The trick in developing the new highly sensitive, but uncooled infrared detector was engineering the two-dimensional nanomaterial graphene into a material that can carry an electric current. The device is not commercially available but could one day be integrated into cameras and telescopes.
“Much like some snakes use infrared to “see” at night, University of Central Florida researchers are working to create similar viper vision to improve the sensitivity of night-vision cameras.
The ability to enhance night vision capabilities could have implications in improving what can be seen in space, in chemical and biological disaster areas, and on the battlefield.
A study detailing the UCF researchers’ night-vision work appeared recently in the journal Nature Communications.
“With the infrared detector we’ve developed, you can extract more information from the object you’re looking at in the dark,” said Debashis Chanda, an associate professor in UCF’s NanoScience Technology Center and the study’s principal investigator.
The infrared detector developed by Chanda and his team, however, doesn’t need liquid nitrogen cooling it down to an extreme -321 degrees to be sensitive enough to detect different wavelengths of infrared light. It also operates much faster than existing night-vision cameras that don’t require cooling, but are slow to process images.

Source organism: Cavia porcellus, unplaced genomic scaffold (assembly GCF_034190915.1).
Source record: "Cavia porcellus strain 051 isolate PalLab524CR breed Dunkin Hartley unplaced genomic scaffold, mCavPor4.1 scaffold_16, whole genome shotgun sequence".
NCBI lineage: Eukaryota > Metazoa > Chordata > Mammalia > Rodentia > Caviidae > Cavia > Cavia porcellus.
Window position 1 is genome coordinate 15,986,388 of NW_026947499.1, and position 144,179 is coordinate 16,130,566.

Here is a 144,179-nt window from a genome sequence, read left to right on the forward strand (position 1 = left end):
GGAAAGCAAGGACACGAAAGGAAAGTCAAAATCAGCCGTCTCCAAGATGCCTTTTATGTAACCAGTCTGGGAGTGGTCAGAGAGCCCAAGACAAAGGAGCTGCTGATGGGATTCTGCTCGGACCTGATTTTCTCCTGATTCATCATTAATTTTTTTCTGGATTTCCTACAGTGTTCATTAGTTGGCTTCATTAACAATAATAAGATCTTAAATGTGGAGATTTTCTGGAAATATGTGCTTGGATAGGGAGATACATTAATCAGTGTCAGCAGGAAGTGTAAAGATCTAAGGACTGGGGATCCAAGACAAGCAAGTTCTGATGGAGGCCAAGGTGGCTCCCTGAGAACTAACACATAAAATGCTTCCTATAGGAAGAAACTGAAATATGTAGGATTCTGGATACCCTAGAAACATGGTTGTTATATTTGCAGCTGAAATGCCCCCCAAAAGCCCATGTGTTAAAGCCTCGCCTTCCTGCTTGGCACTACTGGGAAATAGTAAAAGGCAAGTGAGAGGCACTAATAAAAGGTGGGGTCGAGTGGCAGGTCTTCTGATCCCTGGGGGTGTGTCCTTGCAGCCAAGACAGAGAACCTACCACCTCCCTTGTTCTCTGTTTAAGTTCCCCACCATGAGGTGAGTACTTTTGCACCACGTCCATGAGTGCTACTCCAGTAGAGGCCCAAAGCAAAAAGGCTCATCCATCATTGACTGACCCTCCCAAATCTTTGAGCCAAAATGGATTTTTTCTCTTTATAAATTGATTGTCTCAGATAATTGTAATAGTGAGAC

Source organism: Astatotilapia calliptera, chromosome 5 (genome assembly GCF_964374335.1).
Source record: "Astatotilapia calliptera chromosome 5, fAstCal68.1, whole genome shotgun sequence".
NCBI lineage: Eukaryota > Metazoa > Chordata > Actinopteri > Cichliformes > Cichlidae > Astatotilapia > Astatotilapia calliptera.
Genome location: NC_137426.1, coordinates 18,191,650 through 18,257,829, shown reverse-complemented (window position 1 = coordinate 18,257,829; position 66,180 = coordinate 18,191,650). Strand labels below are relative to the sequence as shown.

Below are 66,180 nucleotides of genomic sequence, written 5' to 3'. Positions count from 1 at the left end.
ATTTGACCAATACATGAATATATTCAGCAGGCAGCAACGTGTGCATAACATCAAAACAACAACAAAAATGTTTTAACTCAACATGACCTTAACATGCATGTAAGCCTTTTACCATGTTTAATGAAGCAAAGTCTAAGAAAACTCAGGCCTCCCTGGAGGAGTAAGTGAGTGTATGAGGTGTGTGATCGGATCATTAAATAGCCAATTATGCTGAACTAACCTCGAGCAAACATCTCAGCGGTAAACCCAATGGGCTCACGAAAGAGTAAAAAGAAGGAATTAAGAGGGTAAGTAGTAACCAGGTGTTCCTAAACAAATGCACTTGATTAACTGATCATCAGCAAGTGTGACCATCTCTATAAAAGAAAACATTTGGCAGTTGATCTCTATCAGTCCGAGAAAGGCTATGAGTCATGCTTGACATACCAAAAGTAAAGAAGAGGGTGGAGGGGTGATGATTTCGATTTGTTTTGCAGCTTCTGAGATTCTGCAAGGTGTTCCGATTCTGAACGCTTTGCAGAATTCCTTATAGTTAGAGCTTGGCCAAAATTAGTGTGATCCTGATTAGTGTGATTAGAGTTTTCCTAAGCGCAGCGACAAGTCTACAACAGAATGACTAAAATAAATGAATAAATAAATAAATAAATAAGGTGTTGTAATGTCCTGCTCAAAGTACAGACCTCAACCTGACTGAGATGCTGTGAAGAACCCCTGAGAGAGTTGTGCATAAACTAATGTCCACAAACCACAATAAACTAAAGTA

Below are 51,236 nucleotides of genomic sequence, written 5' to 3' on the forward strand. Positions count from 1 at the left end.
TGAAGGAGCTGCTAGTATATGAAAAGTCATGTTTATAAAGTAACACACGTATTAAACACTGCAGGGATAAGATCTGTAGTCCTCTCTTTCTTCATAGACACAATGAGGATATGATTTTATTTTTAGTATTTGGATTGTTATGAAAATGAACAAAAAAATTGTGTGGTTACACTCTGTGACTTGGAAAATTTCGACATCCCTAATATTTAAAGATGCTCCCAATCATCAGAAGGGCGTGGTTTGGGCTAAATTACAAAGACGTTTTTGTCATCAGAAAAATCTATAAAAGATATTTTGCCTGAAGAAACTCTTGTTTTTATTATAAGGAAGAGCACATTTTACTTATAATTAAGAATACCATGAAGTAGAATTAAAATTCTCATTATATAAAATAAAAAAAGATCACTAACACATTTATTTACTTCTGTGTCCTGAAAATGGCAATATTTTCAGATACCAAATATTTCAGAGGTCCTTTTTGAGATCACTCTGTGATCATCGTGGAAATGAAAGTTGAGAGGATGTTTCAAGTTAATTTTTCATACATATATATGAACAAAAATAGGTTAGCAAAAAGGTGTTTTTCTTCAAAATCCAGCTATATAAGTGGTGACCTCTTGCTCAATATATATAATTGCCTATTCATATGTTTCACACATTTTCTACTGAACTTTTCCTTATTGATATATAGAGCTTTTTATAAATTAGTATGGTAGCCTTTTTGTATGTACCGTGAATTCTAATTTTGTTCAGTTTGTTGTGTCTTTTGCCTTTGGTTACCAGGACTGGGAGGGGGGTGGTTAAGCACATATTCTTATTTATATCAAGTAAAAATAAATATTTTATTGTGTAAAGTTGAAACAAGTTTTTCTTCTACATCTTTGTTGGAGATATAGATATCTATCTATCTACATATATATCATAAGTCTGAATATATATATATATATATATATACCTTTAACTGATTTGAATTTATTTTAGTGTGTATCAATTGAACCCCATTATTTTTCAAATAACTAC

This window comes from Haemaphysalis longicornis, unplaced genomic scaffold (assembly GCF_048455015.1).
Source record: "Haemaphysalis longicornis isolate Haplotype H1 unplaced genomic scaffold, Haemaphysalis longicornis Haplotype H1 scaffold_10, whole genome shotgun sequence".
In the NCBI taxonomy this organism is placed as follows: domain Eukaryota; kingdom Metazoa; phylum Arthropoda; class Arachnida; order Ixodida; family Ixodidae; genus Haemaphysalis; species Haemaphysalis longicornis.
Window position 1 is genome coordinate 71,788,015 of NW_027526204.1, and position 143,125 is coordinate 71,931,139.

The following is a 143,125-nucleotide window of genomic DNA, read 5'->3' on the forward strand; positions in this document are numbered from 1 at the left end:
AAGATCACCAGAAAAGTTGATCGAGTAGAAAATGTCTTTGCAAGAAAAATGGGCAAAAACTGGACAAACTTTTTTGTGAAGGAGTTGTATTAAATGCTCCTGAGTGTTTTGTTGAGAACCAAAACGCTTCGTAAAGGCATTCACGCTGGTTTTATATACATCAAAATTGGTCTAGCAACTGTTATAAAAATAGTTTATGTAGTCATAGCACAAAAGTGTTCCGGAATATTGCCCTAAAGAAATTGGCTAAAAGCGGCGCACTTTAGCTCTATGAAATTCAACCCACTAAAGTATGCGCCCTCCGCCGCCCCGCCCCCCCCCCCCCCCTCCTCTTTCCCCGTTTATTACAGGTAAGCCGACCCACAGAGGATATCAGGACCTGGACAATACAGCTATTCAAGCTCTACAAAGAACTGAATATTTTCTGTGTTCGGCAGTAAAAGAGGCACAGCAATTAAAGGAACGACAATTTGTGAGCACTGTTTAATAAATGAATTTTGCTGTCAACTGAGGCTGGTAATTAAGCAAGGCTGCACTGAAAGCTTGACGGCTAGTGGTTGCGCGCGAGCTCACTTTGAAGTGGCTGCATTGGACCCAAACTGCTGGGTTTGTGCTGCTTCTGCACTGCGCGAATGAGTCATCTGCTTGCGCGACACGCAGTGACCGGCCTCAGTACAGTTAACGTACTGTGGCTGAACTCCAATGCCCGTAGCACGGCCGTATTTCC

For astronomers, this means the potential to have new telescopes that see information that was previously invisible in the infrared domain. For chemical- and biological-disaster areas, or even monitoring pollution, it means taking a picture to receive a spectral analysis of the gasses present in an area, such as carbon monoxide or carbon dioxide, based on how infrared light reacts with chemical molecules.
The trick in developing the new highly sensitive, but uncooled infrared detector was engineering the two-dimensional nanomaterial graphene into a material that can carry an electric current.”
Source: Phys.org by Robert Wells, University of Central Florida
Image: Debashis Chanda, an associate professor in the University of Central Florida’s NanoScience Technology Center, demonstrates improved infrared night vision capabilities. Credit: Karen Norum, University of Central Florida Office of Research